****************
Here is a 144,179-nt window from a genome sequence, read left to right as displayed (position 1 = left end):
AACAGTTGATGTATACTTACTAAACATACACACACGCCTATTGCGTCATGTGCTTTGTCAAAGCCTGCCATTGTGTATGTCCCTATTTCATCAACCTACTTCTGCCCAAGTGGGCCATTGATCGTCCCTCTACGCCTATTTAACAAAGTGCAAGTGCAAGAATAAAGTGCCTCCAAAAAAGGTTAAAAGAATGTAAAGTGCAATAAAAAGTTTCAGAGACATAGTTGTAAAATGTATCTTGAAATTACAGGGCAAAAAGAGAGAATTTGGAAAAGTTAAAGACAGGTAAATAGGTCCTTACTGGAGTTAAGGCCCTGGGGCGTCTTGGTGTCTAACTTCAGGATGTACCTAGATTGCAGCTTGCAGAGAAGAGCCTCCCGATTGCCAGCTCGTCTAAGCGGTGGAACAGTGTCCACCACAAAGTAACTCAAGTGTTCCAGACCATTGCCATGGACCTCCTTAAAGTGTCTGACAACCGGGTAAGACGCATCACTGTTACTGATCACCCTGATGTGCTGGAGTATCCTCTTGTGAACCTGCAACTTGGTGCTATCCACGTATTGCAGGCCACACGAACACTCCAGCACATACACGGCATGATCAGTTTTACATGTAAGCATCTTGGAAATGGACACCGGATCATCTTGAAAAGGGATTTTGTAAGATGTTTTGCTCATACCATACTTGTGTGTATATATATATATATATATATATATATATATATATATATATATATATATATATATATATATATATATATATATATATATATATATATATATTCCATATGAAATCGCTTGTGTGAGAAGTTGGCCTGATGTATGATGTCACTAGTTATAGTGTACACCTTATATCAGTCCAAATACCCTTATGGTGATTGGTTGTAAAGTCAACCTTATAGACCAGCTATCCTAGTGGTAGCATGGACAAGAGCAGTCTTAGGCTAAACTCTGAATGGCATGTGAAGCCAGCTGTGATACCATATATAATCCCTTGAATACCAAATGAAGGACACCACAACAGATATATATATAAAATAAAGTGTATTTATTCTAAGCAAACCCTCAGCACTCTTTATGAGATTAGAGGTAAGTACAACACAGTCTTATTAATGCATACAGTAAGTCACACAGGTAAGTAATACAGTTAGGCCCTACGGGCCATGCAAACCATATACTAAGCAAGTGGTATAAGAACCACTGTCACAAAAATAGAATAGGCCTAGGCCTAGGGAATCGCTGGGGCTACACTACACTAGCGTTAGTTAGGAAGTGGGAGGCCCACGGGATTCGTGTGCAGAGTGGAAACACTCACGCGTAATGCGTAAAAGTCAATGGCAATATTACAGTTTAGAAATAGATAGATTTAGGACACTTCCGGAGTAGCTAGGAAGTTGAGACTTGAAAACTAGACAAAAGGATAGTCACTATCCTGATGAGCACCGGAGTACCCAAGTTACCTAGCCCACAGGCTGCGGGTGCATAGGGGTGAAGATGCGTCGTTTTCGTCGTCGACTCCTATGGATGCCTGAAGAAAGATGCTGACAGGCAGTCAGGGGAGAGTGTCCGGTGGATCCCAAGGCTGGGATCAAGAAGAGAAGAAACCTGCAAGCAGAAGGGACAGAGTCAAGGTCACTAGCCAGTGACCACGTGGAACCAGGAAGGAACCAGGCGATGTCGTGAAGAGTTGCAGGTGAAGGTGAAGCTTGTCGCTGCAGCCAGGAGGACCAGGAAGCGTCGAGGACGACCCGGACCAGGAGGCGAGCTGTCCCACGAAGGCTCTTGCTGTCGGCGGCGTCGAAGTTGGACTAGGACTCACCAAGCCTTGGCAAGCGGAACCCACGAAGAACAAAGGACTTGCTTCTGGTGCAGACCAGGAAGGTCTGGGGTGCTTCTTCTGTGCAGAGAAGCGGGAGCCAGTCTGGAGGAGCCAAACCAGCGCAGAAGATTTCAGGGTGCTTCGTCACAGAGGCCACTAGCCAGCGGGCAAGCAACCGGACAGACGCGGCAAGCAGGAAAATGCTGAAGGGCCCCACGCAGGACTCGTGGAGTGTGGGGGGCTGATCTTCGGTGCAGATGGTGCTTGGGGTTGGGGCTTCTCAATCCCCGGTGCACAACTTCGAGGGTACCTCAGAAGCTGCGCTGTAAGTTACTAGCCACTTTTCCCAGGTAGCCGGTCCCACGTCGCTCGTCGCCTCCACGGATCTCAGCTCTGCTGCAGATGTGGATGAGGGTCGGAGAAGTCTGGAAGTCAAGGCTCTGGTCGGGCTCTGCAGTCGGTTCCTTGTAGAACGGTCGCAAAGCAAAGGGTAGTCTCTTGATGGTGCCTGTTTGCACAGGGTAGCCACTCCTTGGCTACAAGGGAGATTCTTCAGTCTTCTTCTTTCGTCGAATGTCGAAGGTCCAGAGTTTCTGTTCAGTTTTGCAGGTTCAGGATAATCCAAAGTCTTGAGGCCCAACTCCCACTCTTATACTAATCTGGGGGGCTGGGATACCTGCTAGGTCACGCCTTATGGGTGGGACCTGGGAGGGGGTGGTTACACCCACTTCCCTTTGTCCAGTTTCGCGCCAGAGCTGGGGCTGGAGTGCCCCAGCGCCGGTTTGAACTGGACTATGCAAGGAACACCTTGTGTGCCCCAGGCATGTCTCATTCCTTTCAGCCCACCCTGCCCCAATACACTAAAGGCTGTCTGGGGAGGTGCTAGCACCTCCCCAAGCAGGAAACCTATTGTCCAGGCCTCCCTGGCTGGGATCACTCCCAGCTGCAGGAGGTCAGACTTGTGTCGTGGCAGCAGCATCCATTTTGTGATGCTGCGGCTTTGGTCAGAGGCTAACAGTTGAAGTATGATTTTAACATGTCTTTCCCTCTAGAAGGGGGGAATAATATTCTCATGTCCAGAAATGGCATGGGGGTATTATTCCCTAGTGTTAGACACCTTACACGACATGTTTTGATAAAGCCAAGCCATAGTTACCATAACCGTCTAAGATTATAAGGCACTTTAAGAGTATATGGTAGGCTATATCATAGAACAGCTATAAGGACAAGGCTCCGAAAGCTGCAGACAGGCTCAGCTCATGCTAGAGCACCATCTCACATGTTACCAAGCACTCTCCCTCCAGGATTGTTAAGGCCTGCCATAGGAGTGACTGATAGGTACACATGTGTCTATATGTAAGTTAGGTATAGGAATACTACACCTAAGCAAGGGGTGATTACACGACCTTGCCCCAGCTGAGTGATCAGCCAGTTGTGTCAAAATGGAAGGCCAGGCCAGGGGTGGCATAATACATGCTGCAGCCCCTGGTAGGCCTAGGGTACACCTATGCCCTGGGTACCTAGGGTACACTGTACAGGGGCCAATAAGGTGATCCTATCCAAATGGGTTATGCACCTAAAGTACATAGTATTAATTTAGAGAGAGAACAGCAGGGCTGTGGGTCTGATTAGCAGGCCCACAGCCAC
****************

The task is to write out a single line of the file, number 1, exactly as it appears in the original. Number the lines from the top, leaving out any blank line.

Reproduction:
Here is a 144,179-nt window from a genome sequence, read left to right as displayed (position 1 = left end):